UPDATE: Ketchikan’s first confirmed coronavirus case took to social media Tuesday night to update his colleagues and neighbors on his personal situation. Glenn Brown says he returned from the Lower 48 earlier this month and first developed symptoms — a headache, fever, body aches and chills — Saturday, March 14.

Brown said in an email relayed to KRBD that he traveled to Seattle on March 6 and spent the night in Maple Valley. He said he spent the next two days in the Yachats, Oregon area before returning to Seattle for a flight back to Alaska on March 9. But his flight skipped a scheduled stop in Ketchikan, he said, leaving him to spend the night in Juneau before returning to Ketchikan on March 10.

He says officials with the state Division of Public Health interviewed him about his recent interactions after telling him he’d tested positive for COVID-19.

“I answered more than an hour worth of questions hoping to give them as much information as possible. I recounted every step of my life since March 6 using cell records, work calendars, as well as debit and credit card records so that Public Health could conduct as thorough an investigation as possible,” Brown said in a social media post.

He says staff at PeaceHealth Ketchikan Medical Center collected samples for testing Monday. He says state health officials have ordered him to isolate himself at home, but his symptoms have largely subsided as of Tuesday. 

“I have no idea where I caught it and I interacted with no one in recent weeks who was exhibiting obvious symptoms. I apologize for causing undue concern for anyone, especially my co-workers at the Borough. They are a great team of people, committed to serving the public the best way possible,” he wrote.

Brown is Ketchikan’s borough attorney and a KRBD board member.

The original story published Tuesday evening is below.

A Ketchikan resident has tested positive for coronavirus. That’s according to state and local officials who said Tuesday the local government employee is the state’s sixth confirmed case and first in Southeast Alaska.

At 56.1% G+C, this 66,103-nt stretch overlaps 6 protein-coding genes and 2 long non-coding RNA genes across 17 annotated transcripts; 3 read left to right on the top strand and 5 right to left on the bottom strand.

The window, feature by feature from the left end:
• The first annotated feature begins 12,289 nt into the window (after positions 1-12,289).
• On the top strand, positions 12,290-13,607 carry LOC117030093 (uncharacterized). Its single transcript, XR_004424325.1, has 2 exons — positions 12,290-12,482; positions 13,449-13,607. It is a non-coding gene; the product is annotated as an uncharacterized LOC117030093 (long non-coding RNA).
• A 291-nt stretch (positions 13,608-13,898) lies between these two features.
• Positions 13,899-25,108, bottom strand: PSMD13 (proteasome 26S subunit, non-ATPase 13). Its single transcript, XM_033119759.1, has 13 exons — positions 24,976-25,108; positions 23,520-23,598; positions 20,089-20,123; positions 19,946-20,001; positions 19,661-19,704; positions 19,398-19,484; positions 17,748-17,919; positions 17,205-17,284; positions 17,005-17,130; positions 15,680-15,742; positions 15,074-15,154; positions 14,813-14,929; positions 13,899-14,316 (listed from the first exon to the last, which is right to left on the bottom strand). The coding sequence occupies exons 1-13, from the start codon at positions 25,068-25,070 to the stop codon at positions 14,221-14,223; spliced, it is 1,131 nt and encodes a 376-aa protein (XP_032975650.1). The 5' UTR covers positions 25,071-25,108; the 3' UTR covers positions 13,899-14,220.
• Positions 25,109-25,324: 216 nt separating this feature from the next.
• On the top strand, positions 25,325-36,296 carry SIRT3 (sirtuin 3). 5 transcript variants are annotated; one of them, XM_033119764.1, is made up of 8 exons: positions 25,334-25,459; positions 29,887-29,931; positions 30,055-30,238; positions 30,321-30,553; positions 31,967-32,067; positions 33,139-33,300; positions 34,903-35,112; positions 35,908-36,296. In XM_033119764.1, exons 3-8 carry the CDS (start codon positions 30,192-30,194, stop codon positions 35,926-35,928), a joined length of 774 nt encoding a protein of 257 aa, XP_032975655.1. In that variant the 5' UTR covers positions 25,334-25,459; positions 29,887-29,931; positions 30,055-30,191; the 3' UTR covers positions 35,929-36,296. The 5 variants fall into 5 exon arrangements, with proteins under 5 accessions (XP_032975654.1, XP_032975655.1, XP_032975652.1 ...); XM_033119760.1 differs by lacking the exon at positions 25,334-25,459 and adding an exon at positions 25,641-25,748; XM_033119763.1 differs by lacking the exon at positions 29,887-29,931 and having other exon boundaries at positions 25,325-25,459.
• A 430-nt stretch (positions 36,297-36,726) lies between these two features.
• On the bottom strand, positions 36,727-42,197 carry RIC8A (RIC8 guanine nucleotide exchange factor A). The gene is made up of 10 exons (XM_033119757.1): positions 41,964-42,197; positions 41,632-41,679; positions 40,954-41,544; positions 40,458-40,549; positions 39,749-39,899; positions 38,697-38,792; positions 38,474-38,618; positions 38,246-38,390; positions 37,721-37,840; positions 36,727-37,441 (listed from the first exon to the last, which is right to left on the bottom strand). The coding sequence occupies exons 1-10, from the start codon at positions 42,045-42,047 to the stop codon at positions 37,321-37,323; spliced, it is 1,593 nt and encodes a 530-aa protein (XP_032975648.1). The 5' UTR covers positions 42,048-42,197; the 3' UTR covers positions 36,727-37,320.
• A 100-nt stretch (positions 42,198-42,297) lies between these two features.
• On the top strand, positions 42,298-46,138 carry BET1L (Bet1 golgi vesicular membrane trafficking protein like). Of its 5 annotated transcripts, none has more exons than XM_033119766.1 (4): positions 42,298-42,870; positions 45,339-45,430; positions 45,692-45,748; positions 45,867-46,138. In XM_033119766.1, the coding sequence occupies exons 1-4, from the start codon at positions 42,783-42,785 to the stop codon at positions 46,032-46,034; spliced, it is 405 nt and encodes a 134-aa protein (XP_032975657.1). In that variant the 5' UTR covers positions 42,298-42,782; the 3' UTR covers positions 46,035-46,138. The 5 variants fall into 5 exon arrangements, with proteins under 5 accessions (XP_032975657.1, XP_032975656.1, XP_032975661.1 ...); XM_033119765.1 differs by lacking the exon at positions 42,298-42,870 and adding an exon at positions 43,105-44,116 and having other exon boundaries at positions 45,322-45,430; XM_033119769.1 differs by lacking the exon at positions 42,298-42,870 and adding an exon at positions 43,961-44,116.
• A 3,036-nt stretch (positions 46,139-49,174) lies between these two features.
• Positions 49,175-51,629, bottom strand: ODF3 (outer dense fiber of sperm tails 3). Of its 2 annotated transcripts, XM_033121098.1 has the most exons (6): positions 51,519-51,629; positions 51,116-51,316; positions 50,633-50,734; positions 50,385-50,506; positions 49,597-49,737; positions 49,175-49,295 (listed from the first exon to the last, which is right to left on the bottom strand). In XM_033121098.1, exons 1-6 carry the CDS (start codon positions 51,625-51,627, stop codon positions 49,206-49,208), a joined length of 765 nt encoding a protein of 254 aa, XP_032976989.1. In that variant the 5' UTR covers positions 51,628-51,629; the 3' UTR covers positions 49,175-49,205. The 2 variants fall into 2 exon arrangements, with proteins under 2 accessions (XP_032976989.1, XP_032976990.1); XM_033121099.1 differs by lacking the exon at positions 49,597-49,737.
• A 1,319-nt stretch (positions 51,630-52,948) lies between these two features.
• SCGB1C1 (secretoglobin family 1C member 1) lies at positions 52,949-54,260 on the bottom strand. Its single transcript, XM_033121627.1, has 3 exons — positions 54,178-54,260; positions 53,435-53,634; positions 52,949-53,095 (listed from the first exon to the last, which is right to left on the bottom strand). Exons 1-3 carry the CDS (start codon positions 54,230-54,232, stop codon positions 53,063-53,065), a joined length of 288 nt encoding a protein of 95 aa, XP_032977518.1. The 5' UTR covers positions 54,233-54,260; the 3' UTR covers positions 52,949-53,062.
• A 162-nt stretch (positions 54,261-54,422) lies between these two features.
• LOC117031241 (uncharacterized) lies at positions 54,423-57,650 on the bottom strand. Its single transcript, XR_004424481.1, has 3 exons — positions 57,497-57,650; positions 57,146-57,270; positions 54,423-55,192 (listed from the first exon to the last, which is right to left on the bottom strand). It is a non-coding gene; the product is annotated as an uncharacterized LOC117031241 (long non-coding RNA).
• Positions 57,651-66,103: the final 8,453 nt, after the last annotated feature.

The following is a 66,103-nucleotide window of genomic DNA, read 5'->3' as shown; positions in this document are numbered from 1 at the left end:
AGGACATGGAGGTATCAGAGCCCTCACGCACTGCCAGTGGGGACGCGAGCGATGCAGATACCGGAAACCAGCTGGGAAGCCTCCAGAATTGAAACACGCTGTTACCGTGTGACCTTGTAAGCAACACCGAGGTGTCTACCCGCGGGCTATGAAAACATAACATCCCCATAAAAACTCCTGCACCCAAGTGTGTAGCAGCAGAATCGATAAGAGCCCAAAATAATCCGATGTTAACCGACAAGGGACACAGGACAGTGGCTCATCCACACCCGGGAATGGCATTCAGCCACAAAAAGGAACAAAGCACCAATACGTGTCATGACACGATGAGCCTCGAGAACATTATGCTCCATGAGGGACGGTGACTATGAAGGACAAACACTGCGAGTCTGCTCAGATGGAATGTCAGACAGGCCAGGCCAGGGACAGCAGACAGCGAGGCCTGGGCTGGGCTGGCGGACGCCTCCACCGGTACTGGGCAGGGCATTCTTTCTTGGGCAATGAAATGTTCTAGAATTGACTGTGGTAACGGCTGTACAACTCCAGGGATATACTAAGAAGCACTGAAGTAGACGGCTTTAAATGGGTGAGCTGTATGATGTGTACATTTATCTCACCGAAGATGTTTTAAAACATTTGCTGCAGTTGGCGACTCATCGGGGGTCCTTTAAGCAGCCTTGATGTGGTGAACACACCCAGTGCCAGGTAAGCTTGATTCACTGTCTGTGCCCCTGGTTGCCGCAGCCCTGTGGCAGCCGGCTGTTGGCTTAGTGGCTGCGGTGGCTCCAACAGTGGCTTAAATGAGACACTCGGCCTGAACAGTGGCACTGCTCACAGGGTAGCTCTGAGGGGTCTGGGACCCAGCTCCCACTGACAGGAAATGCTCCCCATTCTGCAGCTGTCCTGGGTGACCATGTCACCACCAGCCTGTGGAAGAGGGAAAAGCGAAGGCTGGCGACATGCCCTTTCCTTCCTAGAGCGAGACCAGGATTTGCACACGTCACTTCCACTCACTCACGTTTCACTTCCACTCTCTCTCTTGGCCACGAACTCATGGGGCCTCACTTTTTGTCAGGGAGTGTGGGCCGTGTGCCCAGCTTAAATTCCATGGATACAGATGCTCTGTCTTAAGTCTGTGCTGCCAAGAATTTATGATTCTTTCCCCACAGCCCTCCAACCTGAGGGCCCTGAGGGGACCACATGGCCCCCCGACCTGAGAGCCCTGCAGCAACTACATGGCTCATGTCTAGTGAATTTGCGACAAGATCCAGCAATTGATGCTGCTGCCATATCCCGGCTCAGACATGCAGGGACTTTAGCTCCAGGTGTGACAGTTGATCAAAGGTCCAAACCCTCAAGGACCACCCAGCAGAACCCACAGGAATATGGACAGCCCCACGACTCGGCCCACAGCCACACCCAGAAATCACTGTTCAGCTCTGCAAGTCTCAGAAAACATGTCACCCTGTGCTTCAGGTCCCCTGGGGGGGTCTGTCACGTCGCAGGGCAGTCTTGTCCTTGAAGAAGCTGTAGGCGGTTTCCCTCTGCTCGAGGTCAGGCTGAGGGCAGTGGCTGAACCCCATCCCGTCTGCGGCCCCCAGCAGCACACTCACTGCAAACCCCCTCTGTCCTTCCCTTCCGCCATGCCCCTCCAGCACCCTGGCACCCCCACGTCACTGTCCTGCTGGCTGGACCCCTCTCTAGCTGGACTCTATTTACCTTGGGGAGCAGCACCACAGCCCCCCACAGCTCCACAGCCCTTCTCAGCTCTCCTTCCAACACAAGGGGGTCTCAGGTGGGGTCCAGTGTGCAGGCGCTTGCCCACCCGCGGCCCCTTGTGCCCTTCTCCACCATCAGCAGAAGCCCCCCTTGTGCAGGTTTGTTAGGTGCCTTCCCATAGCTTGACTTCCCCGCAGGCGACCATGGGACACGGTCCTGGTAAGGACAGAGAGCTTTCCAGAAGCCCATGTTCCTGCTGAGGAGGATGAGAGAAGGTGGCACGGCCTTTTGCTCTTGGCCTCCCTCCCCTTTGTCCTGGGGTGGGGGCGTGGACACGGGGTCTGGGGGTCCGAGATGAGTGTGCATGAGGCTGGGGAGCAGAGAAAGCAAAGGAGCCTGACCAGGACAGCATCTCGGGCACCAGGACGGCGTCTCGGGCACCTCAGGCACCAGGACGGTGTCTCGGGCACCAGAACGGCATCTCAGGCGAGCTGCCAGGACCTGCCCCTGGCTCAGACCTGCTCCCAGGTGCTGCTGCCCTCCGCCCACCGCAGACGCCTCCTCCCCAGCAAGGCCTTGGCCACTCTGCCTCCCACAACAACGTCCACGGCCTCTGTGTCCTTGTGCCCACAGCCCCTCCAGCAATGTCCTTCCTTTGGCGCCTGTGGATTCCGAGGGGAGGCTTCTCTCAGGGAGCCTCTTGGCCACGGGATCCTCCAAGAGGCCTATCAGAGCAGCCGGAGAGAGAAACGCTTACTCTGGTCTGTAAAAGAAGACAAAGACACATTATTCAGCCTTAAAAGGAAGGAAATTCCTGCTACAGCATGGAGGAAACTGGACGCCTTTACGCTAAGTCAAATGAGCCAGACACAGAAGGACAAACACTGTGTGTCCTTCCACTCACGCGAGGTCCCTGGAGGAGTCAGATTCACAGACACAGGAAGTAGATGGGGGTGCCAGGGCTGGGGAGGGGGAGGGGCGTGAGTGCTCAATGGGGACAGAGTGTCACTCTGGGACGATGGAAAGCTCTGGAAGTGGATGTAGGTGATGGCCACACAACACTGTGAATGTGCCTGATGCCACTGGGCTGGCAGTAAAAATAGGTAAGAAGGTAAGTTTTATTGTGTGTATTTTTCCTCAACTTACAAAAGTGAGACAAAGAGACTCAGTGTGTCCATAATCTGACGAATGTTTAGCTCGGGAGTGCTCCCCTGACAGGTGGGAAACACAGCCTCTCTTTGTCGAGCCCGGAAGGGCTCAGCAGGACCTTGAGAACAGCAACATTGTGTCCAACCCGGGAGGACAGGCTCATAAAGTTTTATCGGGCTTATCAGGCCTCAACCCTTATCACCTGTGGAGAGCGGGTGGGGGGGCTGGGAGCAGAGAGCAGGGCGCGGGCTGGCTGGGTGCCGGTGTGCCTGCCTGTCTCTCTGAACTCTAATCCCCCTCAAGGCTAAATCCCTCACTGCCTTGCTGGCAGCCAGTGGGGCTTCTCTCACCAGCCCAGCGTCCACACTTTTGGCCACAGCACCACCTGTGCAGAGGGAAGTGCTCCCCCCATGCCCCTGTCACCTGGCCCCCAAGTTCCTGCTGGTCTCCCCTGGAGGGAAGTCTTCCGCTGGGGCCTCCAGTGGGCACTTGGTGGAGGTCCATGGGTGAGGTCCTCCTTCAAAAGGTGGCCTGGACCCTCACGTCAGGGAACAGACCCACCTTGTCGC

The infected individual is a Ketchikan borough employee that had recently returned from the Lower 48. The state Division of Public Health relayed the results to local officials on Tuesday afternoon. Meanwhile, state health officials interviewed the individual about their activities since returning to Ketchikan earlier this month.

“They provided detailed information about everyone they were in contact with, their routine, the places that they went, the people that they encountered,” said Kacie Paxton, spokesperson for Ketchikan’s emergency operations center.

Since then, the borough says it’s contracted a professional firm to disinfect inside and out of the borough’s White Cliff Building where the infected person is employed.

Colleagues that had come in direct contact with the employee would be self-isolating for at least 14 days, the borough said in a written statement. The individual is not being named to preserve their privacy.

State officials say it’s the sixth confirmed case with more than 400 tests returned negative. Still, it’s difficult to know how widespread coronavirus is in Ketchikan or Alaska as a whole.

PeaceHealth Ketchikan Medical Center Medical Director Peter Rice told KRBD Friday that he’d like to see widespread coronavirus testing to get a handle on the extent of the crisis.